On those days when you think your kids will never grow up, you’re experiencing what it’s like to grow a mugo pine (Pinus mugo). Horticulturist Michael Dirr reports a 25-year-old "Gnom" mugo pine cultivar (Pinus mugo "Gnom") standing 15 inches high and 3 feet wide. Their slow growth rate, pyramidal, spherical or prostrate forms, and striking foliage make these shrubs ideal small-space accents. Too often, however, needle-munching worms shred them like scissors-happy kindergarteners.
1. Sawfly Larvae
Wherever mugo pine varieties grow in U.S. Department of Agriculture plant hardiness zones 2 through 8, they incubate European sawfly larvae. The adult sawflies -- small wasps with serrated appendages -- carve pockets in mugo pines' needles and deposit their eggs during summer. Their larvae hatch the following spring and feed for about a month. They eat like babies moving from milk to solid food, with newly hatched worms concentrating on the older needles' soft surface layer and exposing their dying rust-brown cores. Mature worms consume the entire needles. By the time they pupate, the shrubs' bare branches adorned with terminal tufts of young needles resemble poodles' tails.
Curving, brown branch tips on your mugo pines signal Nantucket pine tip moth or European pine shoot moth caterpillar infestations. The creamy-white tip caterpillars feed at the base of the needles before burrowing inside. They eventually invade cones and shoots, leaving dying, resin-dotted needles and webs in their wake. Black-headed, brown shoot moth caterpillars immediately tunnel into the needles, eating their way to the branch tips by late summer. Heavy shoot-caterpillar infestations may kill the plants. Both pests pupate within the damaged tissues.
3. Cultural Control
If you're not squeamish, handpick small sawfly infestations from your pines. If you are, try dislodging them with a strong blast of water instead. Pruning and destroying the sawfly- or caterpillar-infested branches reduces heavier populations, but takes an additional cosmetic toll. If you decide to clip them anyway, do so before June. You might have to trim some healthy branches to reshape the shrubs.
4. Sawfly Insecticide
Insecticidal soap spray controls sawfly populations without endangering your kids, pets or other plants. Apply a ready-to-use product according to its label specifications or mix 5 tablespoons of liquid dish detergent with 1 gallon of soft water to make your own. Saturating the plants suffocates young larvae before they do serious harm. Spraying to eliminate older larvae has little benefit because the damage is nearly done.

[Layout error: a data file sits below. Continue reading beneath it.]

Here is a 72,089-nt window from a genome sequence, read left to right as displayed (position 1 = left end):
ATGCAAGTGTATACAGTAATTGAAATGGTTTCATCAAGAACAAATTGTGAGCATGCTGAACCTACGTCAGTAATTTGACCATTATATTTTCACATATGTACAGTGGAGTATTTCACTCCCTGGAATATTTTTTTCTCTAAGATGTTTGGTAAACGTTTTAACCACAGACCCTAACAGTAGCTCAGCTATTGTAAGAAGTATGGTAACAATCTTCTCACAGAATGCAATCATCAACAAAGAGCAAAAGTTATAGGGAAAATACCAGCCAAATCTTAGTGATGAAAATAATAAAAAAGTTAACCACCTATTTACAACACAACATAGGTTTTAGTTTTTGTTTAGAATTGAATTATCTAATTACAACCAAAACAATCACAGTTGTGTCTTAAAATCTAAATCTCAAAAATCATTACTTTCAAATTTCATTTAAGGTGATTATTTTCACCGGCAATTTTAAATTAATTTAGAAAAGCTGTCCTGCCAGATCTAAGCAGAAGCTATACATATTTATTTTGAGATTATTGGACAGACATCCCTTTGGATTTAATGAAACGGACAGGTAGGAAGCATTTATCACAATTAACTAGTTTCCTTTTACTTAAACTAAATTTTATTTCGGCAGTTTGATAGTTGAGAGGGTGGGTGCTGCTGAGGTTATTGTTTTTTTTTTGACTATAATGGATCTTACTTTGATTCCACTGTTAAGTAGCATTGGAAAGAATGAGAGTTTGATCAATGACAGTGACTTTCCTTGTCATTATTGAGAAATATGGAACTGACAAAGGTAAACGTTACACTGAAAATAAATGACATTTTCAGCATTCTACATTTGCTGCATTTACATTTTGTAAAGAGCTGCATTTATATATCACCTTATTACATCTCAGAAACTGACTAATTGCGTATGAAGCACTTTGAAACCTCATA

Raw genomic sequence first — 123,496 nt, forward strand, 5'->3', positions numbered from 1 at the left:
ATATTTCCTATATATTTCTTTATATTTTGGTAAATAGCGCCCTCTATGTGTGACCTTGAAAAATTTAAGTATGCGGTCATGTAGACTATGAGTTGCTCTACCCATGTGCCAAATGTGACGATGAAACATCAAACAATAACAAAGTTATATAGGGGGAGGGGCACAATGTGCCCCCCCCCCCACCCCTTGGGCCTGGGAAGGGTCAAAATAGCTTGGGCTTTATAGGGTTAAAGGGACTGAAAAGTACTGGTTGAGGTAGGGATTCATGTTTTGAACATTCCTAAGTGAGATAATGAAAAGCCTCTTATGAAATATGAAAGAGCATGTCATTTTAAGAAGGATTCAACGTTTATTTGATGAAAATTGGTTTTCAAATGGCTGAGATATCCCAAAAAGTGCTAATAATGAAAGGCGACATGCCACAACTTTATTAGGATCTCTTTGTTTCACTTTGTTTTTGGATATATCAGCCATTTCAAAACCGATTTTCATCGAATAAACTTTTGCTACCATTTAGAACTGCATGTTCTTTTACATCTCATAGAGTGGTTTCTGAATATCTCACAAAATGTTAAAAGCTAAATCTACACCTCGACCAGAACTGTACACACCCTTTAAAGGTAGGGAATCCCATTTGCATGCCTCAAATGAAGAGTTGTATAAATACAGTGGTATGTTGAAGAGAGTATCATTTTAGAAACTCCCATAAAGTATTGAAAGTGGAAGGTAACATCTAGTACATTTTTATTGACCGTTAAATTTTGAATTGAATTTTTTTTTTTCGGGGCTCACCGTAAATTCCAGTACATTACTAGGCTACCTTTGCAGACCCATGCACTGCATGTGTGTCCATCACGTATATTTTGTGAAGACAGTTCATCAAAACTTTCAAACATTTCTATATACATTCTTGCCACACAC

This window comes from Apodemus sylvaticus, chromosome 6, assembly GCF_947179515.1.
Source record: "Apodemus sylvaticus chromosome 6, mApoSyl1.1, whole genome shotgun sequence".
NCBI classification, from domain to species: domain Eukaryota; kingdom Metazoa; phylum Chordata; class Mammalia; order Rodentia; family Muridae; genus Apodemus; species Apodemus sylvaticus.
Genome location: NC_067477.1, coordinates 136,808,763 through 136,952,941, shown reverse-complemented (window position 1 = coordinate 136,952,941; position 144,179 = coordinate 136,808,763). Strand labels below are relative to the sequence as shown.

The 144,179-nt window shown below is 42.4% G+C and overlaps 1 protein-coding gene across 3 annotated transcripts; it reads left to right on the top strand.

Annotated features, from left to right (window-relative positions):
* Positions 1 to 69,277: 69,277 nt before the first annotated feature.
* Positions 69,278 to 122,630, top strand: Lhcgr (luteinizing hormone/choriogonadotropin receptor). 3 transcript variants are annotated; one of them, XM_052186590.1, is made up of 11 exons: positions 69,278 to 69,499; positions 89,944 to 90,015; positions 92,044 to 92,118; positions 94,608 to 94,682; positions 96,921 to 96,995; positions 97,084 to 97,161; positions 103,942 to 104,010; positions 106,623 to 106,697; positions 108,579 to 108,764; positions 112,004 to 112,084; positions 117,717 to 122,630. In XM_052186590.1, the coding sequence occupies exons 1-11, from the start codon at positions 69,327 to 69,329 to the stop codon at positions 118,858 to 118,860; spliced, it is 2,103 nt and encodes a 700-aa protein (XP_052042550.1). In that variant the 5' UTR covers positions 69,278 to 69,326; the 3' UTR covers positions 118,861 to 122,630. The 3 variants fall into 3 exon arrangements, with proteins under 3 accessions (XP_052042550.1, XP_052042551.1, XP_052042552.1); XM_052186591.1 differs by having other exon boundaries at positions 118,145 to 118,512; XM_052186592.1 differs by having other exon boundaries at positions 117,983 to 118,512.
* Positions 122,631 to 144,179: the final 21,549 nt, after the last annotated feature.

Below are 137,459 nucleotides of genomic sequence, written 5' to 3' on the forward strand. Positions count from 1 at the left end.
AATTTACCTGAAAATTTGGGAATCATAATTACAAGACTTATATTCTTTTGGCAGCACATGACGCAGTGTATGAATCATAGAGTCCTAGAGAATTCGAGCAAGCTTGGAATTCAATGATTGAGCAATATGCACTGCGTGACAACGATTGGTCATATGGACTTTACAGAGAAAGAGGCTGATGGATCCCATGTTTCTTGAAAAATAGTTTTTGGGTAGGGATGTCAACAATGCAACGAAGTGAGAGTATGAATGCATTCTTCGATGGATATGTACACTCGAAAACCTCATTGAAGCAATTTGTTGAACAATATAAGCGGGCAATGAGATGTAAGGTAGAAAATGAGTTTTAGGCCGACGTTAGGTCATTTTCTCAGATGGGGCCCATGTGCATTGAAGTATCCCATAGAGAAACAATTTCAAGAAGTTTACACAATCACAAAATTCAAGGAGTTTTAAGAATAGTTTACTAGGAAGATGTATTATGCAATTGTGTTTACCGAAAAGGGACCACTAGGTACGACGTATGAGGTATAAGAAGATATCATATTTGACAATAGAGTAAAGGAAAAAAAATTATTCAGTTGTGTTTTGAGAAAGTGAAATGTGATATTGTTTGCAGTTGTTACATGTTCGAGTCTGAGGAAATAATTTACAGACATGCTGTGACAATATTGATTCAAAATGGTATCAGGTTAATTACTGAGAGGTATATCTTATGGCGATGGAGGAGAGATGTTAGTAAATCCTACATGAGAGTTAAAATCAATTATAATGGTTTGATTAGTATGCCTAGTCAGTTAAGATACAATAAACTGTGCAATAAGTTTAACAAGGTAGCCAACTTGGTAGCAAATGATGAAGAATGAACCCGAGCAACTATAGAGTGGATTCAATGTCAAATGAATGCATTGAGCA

5. Caterpillar Insecticide
To treat tip and shoot moth caterpillars, monitor your pines closely for eggs at the bases of the needles or on the new shoots. As soon as the eggs begin hatching, saturate the branches' ends with a solution of 1 to 2 teaspoons of wettable Bt (Bacillus thuringiensis var. kurstaki), or the label's specified amount, in 1 gallon of water. Repeat as needed. The Bt microbes starve the pests by disrupting their digestion. Spraying in early evening protects the UV-sensitive organisms from sun damage.
- Missouri Botanical Garden: Pinus Mugo
- Manual of Woody Landscape Plants, Fifth Edition; Michael A. Dirr
- Bizon Nursery: Pinus Mugo var. Mughus
- University of Illinois Extension Hortanswers: Mugo Pine
- University of Illinois Extension Hortanswers: European Pine Sawfly
- University of Minnesota Department of Entomology: European Pine Sawfly
- North Florida Research and Education Center: Nantucket Pine Tip Moth Larva
- University of Illinois Extension: European Pine Shoot Moth
- Minnesota Department of Entomology: European Pine Shoot Moth
- Colorado State University Extension: Insect Control -- Soaps and Detergents
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